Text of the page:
This week is unusual in that we got our photo challenge instructions from Biasini. What’s unusual is that Biasini is a horse. Though unable to talk, a horse’s conversation with the rider is part and parcel of horsemanship. The challenge this week is to share our thoughts on communication.
Today we think of writing on objects such as buildings as graffiti unless they are legitimately authorized, then they are murals. In earlier times, though, painting on rocks was quite common in the desert southwest. These images, hundreds, if not thousands of years old, have survived for archeologists to wonder and speculate as to their meanings. The opening photo, as in all the photos in my response are from petroglyph sites near Phoenix, Arizona.
The largest petroglyph site I’ve visited is near Gila Bend, about 68 miles (109 km) from Phoenix. Known as Painted Rock Petroglyph Site, it is closest to the town of Theba. An associated campground is a popular place in the cooler Arizona winters. The image above is but one of the many painted rocks found on a natural mound of rock outcroppings.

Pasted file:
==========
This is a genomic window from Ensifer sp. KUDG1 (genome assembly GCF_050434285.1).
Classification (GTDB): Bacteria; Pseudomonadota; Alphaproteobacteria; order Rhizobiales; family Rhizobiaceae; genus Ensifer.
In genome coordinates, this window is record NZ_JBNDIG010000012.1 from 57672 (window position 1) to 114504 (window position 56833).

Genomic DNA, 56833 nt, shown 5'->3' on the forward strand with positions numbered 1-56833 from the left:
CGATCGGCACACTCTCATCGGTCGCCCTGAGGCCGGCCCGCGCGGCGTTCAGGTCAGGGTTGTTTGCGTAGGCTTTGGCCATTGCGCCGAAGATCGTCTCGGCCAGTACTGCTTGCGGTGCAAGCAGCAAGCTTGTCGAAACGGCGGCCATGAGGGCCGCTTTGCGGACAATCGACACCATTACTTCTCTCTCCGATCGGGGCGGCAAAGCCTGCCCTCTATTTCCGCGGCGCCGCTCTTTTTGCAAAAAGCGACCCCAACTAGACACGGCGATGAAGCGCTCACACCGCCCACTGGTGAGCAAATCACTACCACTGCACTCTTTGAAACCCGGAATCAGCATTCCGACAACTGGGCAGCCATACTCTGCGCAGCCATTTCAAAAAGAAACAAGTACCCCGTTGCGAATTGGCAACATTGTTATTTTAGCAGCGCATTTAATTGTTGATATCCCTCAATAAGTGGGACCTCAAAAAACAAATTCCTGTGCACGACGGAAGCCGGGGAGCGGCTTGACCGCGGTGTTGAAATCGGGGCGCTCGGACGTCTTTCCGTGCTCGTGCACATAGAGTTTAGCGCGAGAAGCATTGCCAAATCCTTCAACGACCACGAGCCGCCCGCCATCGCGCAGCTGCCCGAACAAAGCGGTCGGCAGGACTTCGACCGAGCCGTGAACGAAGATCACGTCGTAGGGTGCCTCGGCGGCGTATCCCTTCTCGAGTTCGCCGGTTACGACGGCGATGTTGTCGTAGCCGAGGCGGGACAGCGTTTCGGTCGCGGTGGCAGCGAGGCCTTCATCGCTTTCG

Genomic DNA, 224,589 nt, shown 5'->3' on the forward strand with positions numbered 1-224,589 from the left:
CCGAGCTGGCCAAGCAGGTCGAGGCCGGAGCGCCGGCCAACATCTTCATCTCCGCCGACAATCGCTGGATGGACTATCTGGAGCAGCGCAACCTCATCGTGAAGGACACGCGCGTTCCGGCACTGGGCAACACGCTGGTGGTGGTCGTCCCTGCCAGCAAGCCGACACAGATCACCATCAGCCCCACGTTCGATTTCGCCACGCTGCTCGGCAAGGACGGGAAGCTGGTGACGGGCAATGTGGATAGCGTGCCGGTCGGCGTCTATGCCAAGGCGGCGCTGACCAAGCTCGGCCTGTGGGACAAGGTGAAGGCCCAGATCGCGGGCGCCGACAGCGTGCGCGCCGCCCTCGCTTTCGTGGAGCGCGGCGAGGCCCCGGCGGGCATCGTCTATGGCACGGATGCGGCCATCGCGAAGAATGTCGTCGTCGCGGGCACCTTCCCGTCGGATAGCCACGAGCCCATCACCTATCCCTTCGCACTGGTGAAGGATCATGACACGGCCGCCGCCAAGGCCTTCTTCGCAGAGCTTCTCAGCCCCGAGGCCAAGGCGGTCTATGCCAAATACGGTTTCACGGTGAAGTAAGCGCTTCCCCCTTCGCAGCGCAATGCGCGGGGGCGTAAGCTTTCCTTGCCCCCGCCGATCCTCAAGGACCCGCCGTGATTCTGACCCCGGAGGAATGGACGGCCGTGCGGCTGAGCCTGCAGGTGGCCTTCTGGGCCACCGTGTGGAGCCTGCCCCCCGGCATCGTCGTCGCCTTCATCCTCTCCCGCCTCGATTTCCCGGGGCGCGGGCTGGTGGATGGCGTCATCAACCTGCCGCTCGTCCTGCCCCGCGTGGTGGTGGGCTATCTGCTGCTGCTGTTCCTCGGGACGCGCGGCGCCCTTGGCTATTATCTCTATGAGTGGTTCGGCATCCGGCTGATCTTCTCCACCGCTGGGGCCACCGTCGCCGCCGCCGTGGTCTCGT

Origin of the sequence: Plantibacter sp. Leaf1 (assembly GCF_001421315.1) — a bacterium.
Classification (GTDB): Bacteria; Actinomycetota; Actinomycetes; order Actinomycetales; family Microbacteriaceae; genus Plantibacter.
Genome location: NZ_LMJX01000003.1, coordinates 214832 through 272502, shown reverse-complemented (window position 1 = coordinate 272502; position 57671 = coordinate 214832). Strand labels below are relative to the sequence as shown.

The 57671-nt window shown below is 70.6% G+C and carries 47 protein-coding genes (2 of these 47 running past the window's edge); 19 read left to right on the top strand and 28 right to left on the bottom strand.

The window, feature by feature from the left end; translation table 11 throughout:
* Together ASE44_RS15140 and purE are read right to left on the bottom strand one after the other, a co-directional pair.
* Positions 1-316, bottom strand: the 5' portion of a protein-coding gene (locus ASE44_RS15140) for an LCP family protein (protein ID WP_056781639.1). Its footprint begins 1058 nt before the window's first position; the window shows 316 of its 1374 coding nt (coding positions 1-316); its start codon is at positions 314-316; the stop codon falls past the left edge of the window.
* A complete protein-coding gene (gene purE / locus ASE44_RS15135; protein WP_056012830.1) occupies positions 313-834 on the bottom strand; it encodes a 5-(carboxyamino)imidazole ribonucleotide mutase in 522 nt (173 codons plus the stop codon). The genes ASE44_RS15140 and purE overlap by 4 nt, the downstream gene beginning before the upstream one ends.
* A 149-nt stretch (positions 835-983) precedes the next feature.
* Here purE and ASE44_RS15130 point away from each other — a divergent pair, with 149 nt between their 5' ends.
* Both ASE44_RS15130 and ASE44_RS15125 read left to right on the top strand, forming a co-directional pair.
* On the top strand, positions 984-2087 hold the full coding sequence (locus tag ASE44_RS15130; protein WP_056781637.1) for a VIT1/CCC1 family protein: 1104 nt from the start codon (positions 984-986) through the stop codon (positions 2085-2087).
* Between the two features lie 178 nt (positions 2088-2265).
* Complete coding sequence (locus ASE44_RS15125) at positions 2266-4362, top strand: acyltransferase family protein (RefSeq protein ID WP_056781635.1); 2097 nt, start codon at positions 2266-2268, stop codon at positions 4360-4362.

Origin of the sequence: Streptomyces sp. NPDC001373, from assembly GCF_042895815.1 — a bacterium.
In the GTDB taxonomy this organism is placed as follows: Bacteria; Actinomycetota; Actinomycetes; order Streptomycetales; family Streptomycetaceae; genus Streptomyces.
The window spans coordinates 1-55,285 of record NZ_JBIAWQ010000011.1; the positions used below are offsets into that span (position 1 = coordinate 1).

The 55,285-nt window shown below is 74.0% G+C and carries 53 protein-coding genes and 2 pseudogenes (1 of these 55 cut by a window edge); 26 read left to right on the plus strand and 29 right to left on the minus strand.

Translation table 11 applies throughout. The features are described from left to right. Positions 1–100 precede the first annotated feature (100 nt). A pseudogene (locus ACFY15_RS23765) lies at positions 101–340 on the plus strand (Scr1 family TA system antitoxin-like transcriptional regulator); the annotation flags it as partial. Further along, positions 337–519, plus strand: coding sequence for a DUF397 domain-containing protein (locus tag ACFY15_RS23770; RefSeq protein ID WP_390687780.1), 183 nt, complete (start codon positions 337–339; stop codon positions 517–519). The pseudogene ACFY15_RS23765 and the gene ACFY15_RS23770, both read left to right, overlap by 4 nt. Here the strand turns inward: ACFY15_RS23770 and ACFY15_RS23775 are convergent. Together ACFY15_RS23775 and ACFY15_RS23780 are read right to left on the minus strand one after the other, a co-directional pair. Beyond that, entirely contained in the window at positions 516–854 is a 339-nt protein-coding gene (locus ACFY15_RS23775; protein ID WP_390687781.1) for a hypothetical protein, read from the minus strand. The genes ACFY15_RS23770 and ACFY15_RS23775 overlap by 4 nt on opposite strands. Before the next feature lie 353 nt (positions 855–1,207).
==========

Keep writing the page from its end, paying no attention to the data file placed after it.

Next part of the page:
A more modern form of communication for visitors of the site is the typical plaque murals that describe details of the history of the site. While modern man cannot decipher the petroglyphs, most of us can at least read the signs. 🙂
There are many petroglyph rocks in the White Tank Mountains, just a few miles from our winter home in Buckeye. Many hiking trails we are on find us passing by painted rocks.
There are those who believe that these writings are from ancient aliens who landed on our planet, left us written signs, and then moved on to other planets to explore. I say, “Bullfeathers.” If an alien being has the knowledge and ability to travel interstellar space, they have far better methods of communication than writing on rocks. Here, let me put on my tinfoil hat and show you. 🙂
Thanks again to Biasini the horse for hosting this challenge. You can read that entire challenge post here.